Turkey’s fragile peace process with Kurdish militants risks falling apart if no progress is made, according to the Kurdistan Workers Party (PKK).
There’s been growing speculation that jailed militant leader Abdullah Ocalan will call an end to the conflict which has killed 40,000 people over three decades.
But his PKK group has accused the government of stalling. A claim denied by Turkey’s prime minister. Speaking in Pakistan last night Ahmet Davutoglu said: “a peace process requires veracity, a peace process requires courage but most importantly it requires good will. Concrete steps need to be taken.”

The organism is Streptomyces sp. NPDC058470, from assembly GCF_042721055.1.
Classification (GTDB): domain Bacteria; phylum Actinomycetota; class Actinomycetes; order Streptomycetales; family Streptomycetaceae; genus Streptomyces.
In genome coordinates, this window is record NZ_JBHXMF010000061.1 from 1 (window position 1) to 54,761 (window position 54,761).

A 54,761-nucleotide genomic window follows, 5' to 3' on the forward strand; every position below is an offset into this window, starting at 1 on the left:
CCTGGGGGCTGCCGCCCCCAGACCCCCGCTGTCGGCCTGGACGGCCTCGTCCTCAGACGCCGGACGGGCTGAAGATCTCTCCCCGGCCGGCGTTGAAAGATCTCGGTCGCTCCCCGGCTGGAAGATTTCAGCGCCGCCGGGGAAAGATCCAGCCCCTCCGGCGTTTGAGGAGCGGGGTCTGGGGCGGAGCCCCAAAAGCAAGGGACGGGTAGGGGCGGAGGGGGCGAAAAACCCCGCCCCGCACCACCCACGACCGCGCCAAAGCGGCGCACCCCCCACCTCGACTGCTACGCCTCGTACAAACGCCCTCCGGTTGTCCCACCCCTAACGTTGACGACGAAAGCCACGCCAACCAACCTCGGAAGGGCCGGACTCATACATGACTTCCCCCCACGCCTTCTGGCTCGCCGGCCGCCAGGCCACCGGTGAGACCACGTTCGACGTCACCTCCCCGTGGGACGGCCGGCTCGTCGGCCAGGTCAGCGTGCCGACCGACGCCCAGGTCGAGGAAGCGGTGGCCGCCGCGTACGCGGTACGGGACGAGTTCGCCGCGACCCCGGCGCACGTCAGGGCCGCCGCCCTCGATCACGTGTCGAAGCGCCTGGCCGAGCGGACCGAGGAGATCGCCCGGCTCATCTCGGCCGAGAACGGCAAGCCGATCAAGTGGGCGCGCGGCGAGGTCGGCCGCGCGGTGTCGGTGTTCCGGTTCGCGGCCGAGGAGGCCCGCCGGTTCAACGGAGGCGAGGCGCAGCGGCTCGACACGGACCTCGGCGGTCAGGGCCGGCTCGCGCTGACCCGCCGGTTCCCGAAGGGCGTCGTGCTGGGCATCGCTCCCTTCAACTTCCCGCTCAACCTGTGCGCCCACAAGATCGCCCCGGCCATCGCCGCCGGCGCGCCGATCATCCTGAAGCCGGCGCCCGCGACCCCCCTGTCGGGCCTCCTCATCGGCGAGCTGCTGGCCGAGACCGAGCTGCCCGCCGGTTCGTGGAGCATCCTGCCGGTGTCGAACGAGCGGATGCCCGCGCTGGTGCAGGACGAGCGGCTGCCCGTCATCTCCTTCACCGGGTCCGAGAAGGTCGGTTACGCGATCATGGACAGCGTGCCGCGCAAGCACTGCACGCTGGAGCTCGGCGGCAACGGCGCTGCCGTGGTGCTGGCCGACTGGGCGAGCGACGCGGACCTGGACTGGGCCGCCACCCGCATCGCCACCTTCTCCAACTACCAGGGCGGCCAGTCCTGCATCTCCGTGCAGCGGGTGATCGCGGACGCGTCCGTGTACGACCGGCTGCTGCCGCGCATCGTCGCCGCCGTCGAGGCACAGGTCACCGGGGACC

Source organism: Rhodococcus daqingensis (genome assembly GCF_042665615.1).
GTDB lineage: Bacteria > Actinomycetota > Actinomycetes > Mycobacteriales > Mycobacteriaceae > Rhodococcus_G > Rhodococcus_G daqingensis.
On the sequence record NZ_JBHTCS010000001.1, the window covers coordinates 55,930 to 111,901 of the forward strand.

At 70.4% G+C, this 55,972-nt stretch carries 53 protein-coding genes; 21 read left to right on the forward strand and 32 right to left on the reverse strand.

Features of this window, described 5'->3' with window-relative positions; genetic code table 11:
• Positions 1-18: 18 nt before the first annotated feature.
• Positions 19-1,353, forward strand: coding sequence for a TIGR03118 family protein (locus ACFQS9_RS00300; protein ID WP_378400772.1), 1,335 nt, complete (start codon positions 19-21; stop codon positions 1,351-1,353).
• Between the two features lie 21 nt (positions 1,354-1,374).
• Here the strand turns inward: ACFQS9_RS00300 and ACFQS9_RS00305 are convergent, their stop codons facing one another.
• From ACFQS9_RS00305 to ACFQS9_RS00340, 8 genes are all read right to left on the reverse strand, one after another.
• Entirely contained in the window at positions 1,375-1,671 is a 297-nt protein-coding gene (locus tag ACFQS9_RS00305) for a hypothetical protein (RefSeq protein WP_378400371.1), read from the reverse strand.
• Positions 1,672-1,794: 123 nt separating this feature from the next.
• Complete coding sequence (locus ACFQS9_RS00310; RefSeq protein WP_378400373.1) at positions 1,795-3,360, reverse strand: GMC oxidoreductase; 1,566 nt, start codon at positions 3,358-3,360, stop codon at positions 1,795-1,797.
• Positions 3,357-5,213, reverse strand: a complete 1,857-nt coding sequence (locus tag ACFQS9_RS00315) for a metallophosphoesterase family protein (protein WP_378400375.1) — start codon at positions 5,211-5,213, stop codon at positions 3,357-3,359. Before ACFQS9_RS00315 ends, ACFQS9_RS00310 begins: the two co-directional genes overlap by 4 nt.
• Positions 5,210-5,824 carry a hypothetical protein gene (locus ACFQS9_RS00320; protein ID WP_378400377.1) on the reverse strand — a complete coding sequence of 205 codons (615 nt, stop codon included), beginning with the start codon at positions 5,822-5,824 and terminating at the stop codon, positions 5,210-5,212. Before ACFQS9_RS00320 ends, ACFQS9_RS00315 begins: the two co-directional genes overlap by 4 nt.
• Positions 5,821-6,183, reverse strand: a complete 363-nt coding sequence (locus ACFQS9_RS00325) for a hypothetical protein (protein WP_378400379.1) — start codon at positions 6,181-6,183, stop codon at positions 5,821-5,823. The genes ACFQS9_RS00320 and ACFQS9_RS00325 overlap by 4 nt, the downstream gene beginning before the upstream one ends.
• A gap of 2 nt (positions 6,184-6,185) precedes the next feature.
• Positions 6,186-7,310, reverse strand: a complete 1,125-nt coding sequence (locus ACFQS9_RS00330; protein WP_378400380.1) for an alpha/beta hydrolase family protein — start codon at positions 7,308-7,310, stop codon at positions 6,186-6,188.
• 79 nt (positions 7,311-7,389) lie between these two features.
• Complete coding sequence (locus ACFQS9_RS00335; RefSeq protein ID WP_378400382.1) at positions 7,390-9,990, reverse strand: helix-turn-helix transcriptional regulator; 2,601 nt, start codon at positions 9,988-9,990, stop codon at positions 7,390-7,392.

That has been widely interpreted as an invitation to the PKK to renounce its armed struggle.
Failure to strike a deal could cause problems for President Recep Tayyip Erdogan who needs to secure large majority in June’s general election to push through plans for an executive presidency.
“They’re clearly not on the same page during the negotiations,” said Selahattin Demirtas, leader of the Kurdish People’s Democracy party.
Kurds have been pushing for Ocalan’s release, an amnesty for fighters and steps towards autonomy.
Those involved in the talks remain tight-lipped on details but one Kurdish leader said the government was more interested in new security legislation which would boost police powers.